It’s been a while since the last act of remotely controlled violence here at TLCB Towers, so the Elves were gradually becoming more complacent. This of course gave the Elf that discovered this creation a golden opportunity, which it seized by driving the Krone through the Elven Cage Room with the whirling EasyCollect 600-2 easily collecting its sleeping colleagues.
With XL Motor all-wheel-drive and Servo rear axle steering, Eric’s model is almost purpose-built for mashing the maximum number of sleeping Elves. A wide path of destruction was enabled by the deployable harvesting arms, each powered by Medium Motor, with the harvesting mechanism itself driven by an L Motor powered PTO, and another Medium Motor able to raise and lower the whole attachment to the optimum Elf-mangling height.
The Elf at the controls fulfilled its self-appointed Grim Reaper role admirably, with the BigX and EasyCollect only halted due to an Elven body-part jam in the mechanism, following which it fled the scene giggling maniacally.
We now have a lot of clearing up to do, including Elven first aid that may or may not include a few trips to ‘Elf Hospital‘, so whilst we get the Pritt Stick out and attempt to match Elven body parts with their owners you can check out all the details of Michal’s stunning creation on both Flickr and Eurobricks, plus you can watch the Krone BigX 770 and EasyCollect 600-2 in action below.
Some commenters have written in to tell us that we are – basically – manure spreaders here at TLCB. Which is true, although they do seem to only state this when we highlight Russia or America‘s shortcomings. We’re pretty sure the rest of the time we spout just as much crap too…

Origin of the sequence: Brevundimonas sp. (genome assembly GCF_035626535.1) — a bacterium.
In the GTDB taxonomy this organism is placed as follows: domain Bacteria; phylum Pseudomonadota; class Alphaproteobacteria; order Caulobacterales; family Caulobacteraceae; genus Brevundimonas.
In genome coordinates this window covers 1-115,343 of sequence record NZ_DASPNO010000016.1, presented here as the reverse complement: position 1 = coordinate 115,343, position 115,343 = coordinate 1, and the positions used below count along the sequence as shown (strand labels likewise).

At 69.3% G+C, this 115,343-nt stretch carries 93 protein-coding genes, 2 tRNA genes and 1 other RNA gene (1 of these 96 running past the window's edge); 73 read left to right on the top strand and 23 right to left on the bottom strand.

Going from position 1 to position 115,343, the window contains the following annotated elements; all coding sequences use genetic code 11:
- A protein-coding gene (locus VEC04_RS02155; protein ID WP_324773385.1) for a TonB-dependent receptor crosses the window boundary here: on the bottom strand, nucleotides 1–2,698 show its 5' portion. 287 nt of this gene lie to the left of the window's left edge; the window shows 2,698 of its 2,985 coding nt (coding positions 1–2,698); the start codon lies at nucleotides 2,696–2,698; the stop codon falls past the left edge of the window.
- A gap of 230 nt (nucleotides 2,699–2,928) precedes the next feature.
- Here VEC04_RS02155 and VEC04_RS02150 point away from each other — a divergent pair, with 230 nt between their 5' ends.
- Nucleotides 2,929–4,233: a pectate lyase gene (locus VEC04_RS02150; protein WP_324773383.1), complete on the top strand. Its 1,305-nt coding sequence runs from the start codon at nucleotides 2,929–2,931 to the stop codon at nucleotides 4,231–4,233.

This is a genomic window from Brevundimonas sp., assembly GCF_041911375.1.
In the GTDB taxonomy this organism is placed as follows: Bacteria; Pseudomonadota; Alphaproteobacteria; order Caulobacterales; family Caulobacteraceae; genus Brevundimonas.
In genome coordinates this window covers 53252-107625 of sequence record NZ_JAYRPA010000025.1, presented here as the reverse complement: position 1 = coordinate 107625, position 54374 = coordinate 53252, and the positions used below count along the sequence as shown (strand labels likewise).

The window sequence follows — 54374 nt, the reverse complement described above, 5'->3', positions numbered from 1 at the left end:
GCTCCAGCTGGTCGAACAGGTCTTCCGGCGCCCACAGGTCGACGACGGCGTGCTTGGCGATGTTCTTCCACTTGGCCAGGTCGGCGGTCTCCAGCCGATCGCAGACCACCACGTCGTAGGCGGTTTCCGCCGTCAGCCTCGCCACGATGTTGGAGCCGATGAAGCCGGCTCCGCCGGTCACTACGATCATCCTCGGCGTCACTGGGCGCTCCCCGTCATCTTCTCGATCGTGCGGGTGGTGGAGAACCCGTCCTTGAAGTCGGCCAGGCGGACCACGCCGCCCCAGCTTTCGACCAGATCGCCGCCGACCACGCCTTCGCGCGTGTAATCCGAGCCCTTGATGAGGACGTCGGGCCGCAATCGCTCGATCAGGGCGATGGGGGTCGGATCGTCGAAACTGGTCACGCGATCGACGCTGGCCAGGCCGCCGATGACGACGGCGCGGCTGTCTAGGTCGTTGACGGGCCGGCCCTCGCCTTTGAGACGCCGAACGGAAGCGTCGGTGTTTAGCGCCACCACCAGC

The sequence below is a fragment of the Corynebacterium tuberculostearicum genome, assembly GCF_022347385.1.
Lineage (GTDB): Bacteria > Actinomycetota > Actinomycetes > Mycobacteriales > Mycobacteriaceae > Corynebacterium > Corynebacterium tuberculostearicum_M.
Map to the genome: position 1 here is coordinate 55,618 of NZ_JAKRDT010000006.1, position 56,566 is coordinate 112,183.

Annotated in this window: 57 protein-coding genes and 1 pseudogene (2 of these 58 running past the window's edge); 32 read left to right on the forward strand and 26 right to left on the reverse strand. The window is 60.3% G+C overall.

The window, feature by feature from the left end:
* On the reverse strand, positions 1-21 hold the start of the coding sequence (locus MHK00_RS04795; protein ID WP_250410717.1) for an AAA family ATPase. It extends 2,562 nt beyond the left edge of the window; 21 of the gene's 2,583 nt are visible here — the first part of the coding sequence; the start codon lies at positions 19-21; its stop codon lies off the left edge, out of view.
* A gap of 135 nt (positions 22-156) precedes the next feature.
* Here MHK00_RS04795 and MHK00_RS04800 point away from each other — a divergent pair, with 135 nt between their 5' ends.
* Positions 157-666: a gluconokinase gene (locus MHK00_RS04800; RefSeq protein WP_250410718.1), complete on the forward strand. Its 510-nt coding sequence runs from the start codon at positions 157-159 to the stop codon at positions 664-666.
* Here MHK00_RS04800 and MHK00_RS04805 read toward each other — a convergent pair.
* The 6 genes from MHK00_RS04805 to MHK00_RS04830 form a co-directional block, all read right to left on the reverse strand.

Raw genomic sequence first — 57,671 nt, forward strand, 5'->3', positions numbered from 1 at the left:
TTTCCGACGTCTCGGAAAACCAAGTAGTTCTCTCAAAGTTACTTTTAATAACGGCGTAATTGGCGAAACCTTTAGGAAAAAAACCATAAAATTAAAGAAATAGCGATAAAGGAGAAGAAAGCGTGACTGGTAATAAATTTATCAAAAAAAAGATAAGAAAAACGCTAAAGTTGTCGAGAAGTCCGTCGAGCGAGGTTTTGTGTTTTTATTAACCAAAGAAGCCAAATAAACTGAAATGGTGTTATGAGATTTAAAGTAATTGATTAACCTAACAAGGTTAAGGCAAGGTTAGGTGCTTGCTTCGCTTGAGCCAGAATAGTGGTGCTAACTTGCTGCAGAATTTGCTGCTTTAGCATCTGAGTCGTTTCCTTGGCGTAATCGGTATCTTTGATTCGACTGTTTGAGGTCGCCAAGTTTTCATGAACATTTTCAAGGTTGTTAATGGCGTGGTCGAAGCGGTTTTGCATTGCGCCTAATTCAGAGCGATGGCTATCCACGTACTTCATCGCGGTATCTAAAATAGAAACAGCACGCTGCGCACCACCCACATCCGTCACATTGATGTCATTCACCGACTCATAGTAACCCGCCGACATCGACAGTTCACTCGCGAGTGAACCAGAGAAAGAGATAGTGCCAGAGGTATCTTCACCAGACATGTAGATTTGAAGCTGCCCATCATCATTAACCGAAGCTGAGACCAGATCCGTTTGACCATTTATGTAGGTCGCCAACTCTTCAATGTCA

Anyhoo, this post is for them, being an actual manure spreader! It’s a Bunning Lowlander 105 Mk4 to be precise, as built (brilliantly) by Michal Skorupka (aka Eric Trax).
Impressive as the poo-thrower is though, we’re sure most of you are more interested in what’s pulling it, which is a fully remote controlled Case 1455 XL tractor complete with four Power Functions motors.
Drive comes from an L Motor, a Servo controls the steering, and two further M Motors power both the rear PTO (that here is used to spin the Bunning Lowlander’s muck-spreading shafts and conveyor belt) and the tractor’s three-point hitch mechanism.
The model features beautiful attention to detail too, enhanced by superbly accurate custom decals, and there’s a whole lot more to see at Michal’s ‘CASE 1455 XL & Bunning Lowlander 105 Mk4 album‘ on Flickr, and at the Eurobricks discussion forum, both of which include links to a video showing the model in action and to building instructions, so you can spread some crap at home!
This 1950s East German oddity is not a tractor. It is, apparently, a RS09 ‘universal carrier’, and we’ve deliberately chosen an image that hides just how weird it is. Powered by a two cylinder diesel engine that made about one bhp, the RS09 was produced from the mid-’50s until the mid-’70s, and could be attached to any number of Communistical mechanised items.